According to local lore, renowned architect Robert Mills (1781–1855) was a graduate of the College, or at least studied here during his formative years in Charleston. In former president Harry Lightsey Jr.’s pictorial book about the College, Gems in a Crown (1993), he writes that Mills earned his degree at the College. But historian John Morrill Bryan questions the CofC connection in his biography Robert Mills: America’s First Architect (2001). Because there’s no actual record of his attendance at the College, Bryan theorizes that Mills most likely attended evening classes in Charleston to learn drawing and design before moving to Washington, D.C., where he studied under architect James Hoban (famous for his design of the White House).
This spring, the Washington Monument, Mills’ best-known work, was reopened to the public after a 33-month restoration to fix more than 150 cracks caused by a 2011 earthquake. The 555-foot monument – for which Mills won the open competition in 1836, though it wasn’t completed until 1884 – was once the tallest structure in the world. Like the Washington Monument, Mills’ other architectural designs, including the Treasury Building and the Old Patent Office Building (now part of the Smithsonian Institution), helped define the image of the emerging American republic for the nation and the world.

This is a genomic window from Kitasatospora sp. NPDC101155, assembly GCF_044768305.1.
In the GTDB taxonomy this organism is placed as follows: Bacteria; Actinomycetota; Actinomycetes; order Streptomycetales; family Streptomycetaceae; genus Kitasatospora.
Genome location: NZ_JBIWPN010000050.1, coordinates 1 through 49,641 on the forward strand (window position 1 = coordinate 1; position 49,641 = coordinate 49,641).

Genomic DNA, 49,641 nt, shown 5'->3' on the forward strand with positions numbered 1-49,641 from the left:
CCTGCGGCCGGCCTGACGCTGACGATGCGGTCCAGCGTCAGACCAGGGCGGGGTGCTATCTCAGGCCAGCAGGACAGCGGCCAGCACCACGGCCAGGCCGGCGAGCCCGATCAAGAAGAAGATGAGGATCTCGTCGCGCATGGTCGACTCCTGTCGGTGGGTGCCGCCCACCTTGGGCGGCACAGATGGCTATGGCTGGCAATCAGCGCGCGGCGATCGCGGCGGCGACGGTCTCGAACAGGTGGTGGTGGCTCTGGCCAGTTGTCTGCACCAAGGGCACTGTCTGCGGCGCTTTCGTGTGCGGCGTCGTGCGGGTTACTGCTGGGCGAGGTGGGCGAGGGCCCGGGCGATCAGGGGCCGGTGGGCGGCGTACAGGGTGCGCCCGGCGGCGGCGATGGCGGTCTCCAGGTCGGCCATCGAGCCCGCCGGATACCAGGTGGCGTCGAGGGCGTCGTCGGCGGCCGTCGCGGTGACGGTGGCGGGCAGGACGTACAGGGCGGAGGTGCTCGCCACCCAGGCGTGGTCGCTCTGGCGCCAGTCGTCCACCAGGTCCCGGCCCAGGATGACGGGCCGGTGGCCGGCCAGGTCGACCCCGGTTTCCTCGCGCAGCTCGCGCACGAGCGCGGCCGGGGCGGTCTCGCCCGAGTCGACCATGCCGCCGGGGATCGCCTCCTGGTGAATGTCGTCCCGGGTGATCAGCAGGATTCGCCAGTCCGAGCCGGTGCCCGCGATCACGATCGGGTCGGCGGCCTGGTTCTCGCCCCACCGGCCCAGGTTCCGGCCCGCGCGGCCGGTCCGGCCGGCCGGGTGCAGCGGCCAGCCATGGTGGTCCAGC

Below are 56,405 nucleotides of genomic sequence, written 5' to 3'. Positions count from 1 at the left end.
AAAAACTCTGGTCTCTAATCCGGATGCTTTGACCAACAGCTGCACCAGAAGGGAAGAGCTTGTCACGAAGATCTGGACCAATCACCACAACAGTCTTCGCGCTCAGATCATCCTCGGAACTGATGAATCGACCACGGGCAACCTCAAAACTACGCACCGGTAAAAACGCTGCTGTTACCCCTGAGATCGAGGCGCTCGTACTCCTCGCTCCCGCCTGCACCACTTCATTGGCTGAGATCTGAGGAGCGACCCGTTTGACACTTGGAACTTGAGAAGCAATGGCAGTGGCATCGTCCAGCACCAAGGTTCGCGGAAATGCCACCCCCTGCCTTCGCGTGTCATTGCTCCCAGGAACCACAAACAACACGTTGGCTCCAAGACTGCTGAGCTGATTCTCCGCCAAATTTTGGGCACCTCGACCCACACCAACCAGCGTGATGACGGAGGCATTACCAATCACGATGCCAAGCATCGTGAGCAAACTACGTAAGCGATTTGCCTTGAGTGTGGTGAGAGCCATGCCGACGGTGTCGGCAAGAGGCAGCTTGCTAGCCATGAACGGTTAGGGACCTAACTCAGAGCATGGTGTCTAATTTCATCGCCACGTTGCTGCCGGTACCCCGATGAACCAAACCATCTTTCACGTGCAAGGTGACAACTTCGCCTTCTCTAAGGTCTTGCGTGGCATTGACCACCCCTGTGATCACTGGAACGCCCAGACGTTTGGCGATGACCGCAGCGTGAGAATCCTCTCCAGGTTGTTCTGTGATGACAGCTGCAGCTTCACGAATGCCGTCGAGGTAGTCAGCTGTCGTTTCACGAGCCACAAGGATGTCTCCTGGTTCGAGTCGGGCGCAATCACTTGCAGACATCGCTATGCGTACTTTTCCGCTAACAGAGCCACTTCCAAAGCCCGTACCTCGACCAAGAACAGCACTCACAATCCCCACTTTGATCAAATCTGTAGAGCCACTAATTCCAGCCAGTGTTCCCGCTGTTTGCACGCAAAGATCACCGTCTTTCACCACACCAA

And his alumni status, like the beauty of his work, is perhaps best left in the eye of the beholder.